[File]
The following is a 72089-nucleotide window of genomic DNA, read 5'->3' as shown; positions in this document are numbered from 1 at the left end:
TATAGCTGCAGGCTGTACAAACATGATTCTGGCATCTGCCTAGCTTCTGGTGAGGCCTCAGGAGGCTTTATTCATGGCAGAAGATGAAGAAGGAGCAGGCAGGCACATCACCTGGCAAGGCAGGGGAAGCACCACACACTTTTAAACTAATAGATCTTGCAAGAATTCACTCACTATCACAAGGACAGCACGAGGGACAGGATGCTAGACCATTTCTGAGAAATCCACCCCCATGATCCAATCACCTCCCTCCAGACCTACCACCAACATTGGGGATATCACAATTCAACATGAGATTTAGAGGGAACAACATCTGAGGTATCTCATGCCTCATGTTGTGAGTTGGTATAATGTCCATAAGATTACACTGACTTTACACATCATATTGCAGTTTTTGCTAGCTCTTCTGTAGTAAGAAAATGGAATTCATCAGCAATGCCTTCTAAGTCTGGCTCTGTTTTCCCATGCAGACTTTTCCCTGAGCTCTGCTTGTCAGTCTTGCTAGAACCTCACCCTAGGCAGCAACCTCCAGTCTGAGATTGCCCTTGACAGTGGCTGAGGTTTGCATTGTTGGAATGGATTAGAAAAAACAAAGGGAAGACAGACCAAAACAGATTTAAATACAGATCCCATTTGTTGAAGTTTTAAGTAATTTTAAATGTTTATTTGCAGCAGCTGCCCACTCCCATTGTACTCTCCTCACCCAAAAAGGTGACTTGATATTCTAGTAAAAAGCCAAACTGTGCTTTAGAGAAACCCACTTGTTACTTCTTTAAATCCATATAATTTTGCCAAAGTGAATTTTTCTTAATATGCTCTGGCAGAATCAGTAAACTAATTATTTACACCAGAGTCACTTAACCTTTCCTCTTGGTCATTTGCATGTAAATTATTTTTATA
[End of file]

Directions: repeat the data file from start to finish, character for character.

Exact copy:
The following is a 72089-nucleotide window of genomic DNA, read 5'->3' as shown; positions in this document are numbered from 1 at the left end:
TATAGCTGCAGGCTGTACAAACATGATTCTGGCATCTGCCTAGCTTCTGGTGAGGCCTCAGGAGGCTTTATTCATGGCAGAAGATGAAGAAGGAGCAGGCAGGCACATCACCTGGCAAGGCAGGGGAAGCACCACACACTTTTAAACTAATAGATCTTGCAAGAATTCACTCACTATCACAAGGACAGCACGAGGGACAGGATGCTAGACCATTTCTGAGAAATCCACCCCCATGATCCAATCACCTCCCTCCAGACCTACCACCAACATTGGGGATATCACAATTCAACATGAGATTTAGAGGGAACAACATCTGAGGTATCTCATGCCTCATGTTGTGAGTTGGTATAATGTCCATAAGATTACACTGACTTTACACATCATATTGCAGTTTTTGCTAGCTCTTCTGTAGTAAGAAAATGGAATTCATCAGCAATGCCTTCTAAGTCTGGCTCTGTTTTCCCATGCAGACTTTTCCCTGAGCTCTGCTTGTCAGTCTTGCTAGAACCTCACCCTAGGCAGCAACCTCCAGTCTGAGATTGCCCTTGACAGTGGCTGAGGTTTGCATTGTTGGAATGGATTAGAAAAAACAAAGGGAAGACAGACCAAAACAGATTTAAATACAGATCCCATTTGTTGAAGTTTTAAGTAATTTTAAATGTTTATTTGCAGCAGCTGCCCACTCCCATTGTACTCTCCTCACCCAAAAAGGTGACTTGATATTCTAGTAAAAAGCCAAACTGTGCTTTAGAGAAACCCACTTGTTACTTCTTTAAATCCATATAATTTTGCCAAAGTGAATTTTTCTTAATATGCTCTGGCAGAATCAGTAAACTAATTATTTACACCAGAGTCACTTAACCTTTCCTCTTGGTCATTTGCATGTAAATTATTTTTATA